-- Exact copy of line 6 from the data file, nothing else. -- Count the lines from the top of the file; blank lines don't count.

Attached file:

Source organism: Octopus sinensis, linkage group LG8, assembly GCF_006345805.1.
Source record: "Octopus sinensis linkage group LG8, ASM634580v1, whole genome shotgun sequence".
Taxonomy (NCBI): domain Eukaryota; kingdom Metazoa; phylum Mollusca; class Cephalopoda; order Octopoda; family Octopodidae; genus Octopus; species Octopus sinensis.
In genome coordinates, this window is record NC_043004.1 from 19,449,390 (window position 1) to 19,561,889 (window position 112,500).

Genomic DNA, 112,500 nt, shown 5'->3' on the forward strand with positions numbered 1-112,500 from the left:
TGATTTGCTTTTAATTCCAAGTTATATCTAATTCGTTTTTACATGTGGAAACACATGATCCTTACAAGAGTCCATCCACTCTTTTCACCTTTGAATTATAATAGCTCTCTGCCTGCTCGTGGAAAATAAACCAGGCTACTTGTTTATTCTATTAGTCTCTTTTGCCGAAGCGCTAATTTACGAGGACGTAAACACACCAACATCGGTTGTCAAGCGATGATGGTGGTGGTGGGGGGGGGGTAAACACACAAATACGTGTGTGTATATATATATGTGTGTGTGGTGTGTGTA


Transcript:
TGATTTGCTTTTAATTCCAAGTTATATCTAATTCGTTTTTACATGTGGAAACACATGATCCTTACAAGAGTCCATCCACTCTTTTCACCTTTGAATTATAATAGCTCTCTGCCTGCTCGTGGAAAATAAACCAGGCTACTTGTTTATTCTATTAGTCTCTTTTGCCGAAGCGCTAATTTACGAGGACGTAAACACACCAACATCGGTTGTCAAGCGATGATGGTGGTGGTGGGGGGGGGGTAAACACACAAATACGTGTGTGTATATATATATGTGTGTGTGGTGTGTGTA